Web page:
Wednesday, April 15, 2015


Book Review of The Reluctant Fundamentalist (Source: Google Images)

Book Details. . .

·         Title: The Reluctant Fundamentalist
·         Author: Mohsin Hamid
·         Genre: Fiction
·         Publisher: Penguin Books India (2008)
·         Pages: 225 Pages
·         Rating: 3.75/5

Behind The Book. . .

At a cafe table in Lahore, a bearded Pakistani man converses with an uneasy American stranger. As dusk deepens to night, he begins the tale that has brought them to this fateful encounter . . .

Changez is living an immigrant's dream of America. At the top of his class at Princeton, he is snapped up by the elite valuation firm of Underwood Samson. He thrives on the energy of New York, and his budding romance with elegant, beautiful Erica promises entry into Manhattan society at the same exalted level once occupied by his own family back in Lahore.

But in the wake of September 11, Changez finds his position in his adopted city suddenly overturned, and his budding relationship with Erica eclipsed by the reawakened ghosts of her past. And Changez's own identity is in seismic shift as well, unearthing allegiances more fundamental than money, power, and maybe even love.

Book Synopsis. . .

The catastrophic 9/11 episode which shook the entire world by its brutality and deadliness, has been dealt with in various writings and enactments across the world. While the calamity was undoubtedly disastrous in terms of the loss of lives and property it caused, it was also unprecedented for the loss of propriety it inflicted on the mankind, especially for the Muslims across the world. Mohsin Hamid's The Reluctant Fundamentalist (TRF) is yet another powerful representation of the catastrophe and (more importantly) its aftermath through the eyes of a migrant.

The Reluctant Fundamentalist is the introspection of an inward & outward journey of the protagonist, Changez journey of life reflecting his frame of mind ranging from academic & professional excellence in US to finding love to disenchantment with US. The novel is a dramatic monologue wherein he shares his experience as a Paki-American right from his graduation days when he strives to carve out a niche for himself in the corporate world by targeting a job with the topmost consulting firm to 9/11 incident and the impact it has on the individual identity of the Muslims migrants living in the America.

The story unfolds over a day’s event when a person named Changez (a returned migrant from US) confronts a foreigner (possibly an Amaerican) in Pakistan and shares his views and story with him. Changez has been an exceptional scholar who completes his Bachelor's degree in Finance from Princeton University. Post graduating from an American university, Changez finds himself placed in his dream consulting firm which would prove to be a perfect launching pad for his professional career. As his life progresses further, he encounters Erica and is instantly smitten by her love. Though, his feelings towards Erica are not exactly unilateral, the lady finds it hard to reciprocate it completely as her past continue to cling to her mind and soul. Nevertheless, his life seem perfect with lucrative & respectable job, his lady love Erica blooming with mirth, his constant appreciation & recognition by his peers and seniors until the catastrophe strikes and the whole scenario changes to grim.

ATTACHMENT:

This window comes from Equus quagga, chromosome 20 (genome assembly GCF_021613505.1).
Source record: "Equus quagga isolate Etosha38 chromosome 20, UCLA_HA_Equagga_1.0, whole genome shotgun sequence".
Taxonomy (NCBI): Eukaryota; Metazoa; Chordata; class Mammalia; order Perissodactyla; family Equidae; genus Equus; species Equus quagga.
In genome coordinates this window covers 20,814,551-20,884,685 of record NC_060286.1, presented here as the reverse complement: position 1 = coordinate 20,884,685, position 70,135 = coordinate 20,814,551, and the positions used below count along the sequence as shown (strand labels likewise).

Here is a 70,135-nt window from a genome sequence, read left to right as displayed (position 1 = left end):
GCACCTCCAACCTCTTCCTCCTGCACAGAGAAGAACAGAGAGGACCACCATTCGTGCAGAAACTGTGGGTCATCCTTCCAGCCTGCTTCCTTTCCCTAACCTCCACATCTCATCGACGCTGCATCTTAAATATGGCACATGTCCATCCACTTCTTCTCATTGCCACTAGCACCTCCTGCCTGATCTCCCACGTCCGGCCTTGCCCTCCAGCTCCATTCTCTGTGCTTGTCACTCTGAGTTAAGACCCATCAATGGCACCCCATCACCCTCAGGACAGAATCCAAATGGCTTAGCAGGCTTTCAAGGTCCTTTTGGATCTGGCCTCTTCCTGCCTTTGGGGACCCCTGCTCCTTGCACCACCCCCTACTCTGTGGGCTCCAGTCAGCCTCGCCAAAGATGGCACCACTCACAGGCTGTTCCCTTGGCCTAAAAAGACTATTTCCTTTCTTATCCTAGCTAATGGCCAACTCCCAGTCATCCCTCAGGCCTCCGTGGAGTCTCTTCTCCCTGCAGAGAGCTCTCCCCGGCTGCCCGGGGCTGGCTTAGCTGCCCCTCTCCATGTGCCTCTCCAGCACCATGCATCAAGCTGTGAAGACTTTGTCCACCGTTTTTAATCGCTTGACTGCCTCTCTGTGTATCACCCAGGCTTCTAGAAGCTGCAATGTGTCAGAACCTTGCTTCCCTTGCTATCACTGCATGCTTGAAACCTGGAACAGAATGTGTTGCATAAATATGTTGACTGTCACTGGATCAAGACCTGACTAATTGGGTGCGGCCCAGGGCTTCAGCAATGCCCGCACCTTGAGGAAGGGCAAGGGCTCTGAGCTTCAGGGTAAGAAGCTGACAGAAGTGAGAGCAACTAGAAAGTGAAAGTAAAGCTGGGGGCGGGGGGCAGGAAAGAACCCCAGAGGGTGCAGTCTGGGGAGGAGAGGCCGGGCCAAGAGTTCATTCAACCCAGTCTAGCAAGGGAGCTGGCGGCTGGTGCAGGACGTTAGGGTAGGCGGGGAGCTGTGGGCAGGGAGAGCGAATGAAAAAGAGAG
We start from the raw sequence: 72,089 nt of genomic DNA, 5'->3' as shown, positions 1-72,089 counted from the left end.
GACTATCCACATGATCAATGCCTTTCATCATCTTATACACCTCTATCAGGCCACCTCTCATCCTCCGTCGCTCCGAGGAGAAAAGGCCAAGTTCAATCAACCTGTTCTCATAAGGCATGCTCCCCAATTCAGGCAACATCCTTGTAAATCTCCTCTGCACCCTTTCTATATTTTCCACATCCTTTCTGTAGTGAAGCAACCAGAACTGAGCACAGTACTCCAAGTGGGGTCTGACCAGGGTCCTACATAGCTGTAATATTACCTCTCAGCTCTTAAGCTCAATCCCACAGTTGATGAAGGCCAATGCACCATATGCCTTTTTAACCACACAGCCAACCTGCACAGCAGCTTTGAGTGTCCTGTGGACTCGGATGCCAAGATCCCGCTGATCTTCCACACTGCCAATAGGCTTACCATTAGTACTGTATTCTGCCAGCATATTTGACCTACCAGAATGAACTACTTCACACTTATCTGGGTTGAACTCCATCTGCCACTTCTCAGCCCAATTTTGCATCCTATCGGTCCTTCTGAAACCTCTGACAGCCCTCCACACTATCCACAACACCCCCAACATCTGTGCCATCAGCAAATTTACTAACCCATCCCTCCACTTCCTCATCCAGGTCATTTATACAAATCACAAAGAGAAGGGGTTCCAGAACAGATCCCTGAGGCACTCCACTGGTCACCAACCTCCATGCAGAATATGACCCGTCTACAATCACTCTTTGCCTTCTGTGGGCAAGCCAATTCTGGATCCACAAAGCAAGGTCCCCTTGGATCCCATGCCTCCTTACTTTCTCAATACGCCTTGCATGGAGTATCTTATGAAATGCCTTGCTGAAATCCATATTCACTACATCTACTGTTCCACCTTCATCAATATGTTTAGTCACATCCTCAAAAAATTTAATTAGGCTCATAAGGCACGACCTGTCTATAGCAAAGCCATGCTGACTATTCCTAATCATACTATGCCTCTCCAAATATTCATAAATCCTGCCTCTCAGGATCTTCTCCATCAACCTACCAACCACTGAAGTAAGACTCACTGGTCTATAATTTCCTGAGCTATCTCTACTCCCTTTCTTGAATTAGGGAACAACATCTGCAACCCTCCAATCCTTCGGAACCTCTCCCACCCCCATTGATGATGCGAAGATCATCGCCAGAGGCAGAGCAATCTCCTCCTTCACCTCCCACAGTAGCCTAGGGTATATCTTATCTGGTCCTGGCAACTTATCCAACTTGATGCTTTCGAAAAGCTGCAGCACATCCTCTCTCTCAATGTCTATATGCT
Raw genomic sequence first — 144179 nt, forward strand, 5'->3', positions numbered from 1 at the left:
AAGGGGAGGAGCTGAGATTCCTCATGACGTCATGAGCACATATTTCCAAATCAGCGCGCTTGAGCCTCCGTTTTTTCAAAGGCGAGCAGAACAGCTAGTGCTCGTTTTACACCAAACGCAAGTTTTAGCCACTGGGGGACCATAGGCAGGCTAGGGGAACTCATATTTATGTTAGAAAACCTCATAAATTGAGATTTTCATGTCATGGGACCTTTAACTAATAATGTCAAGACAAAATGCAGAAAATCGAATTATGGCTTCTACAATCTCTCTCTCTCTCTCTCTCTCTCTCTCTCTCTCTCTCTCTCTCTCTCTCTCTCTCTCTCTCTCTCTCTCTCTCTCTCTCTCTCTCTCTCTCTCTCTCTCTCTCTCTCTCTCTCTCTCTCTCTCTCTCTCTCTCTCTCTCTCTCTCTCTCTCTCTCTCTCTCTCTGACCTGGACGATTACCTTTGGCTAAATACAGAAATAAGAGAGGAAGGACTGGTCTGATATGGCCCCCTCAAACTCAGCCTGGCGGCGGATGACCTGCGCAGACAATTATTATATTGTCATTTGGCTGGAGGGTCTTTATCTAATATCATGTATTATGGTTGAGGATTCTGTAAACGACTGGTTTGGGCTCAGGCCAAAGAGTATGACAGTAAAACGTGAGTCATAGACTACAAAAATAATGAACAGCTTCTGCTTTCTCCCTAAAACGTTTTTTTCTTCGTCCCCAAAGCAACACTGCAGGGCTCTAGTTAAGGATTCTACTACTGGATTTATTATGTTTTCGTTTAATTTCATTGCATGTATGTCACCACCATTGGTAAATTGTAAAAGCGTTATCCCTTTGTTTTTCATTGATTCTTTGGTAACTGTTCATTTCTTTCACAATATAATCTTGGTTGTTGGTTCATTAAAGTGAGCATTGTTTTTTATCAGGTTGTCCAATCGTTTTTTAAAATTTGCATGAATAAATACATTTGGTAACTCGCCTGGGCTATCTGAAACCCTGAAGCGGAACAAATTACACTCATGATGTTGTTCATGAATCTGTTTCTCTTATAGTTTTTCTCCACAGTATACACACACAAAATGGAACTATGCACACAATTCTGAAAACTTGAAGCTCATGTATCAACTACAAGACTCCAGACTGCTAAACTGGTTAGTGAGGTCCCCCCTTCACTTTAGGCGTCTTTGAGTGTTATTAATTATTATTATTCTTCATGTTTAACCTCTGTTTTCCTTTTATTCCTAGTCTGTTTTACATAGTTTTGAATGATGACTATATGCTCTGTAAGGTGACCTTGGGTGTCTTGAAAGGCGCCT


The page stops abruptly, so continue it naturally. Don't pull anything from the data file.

The 9/11 attacks marks a paradigm shift in the behavior of the people towards the Muslims. Anyone with the beard or a Muslim name is treated with suspicion. The series of events and developments around him makes Changez restless and cognizant of the change which is creeping in with regard to his country and countrymen. Infact, the incident actually gives him the nudge to introspect about his identity and his standing & feelings about US and also about the ones left behind in Pakistan; something which starts a tug of war within him creating turbulence & estrangement with the alien land and people. The transformation that follows makes Changez leave the high profile job with his dream firm and return back to his country with his people to share with them the grief, fear and degradation.

How do Changez’s career moves post his graduation in finance? Whether Changez is able to make reconciliation with the Erica’s past which still is not completely detached from her? How does their love fares amidst the tests of true love and individual indentity? How do 9/11 incident turns Changez’s world upside down and also of many of the Muslims living abroad and what are the repercussions of the attack on the mind of normal Muslim living in US?

Grab a copy of the book to unearth the answers to above and experience Changez’s journey and transformation from professional brilliance to solidarity for his country and countrymen.

My Thoughts. . .

As I had said above, the last decade started with, what could surely be termed as one of the brutal attacks on the mankind, the terrorist attack on WTC, which (fortunately) awoke the world and, more particular, the US to stand unified in the war against terrorism. But this (unfortunately) not only caused the loss of life and property but also loss of propriety, humanity and religion with every person with a beard on the face and Muslim as the religion construed as a terrorist, as much as they start suffering from hostility from their counterparts, mates and workmates. TRF is an honest attempt by the author to recount the experiences and undergoing of a Muslim at an alien land post 9/11 attacks. More importantly, it’s an equally inward journey as much as it’s an outward progression of a person in quest of its identity and solidarity towards his people and place.

There are some books which have the tendency of holding your attention right from the beginning. Though in the interim the background of the book aroused my curiosity, it was the beginning statement which gave me that final nudge to go for it. The starting lines "Excuse me, sir, but may I be of assistance? Ah, I see I have alarmed you. Do not be frightened by my beard: I am a lover of America" are inquisitive enough to hold onto readers’ interest to explore this piece of writing further. And I can assure, you won’t be disappointed as apart from the story treatment, the book scores high because of its writing style which is unique, simple yet engrossing.  As pages further roll by, the reader finds himself wondering as to why an academically brilliant Princeton graduate with a rewarding job is wandering on the night streets of Pakistan.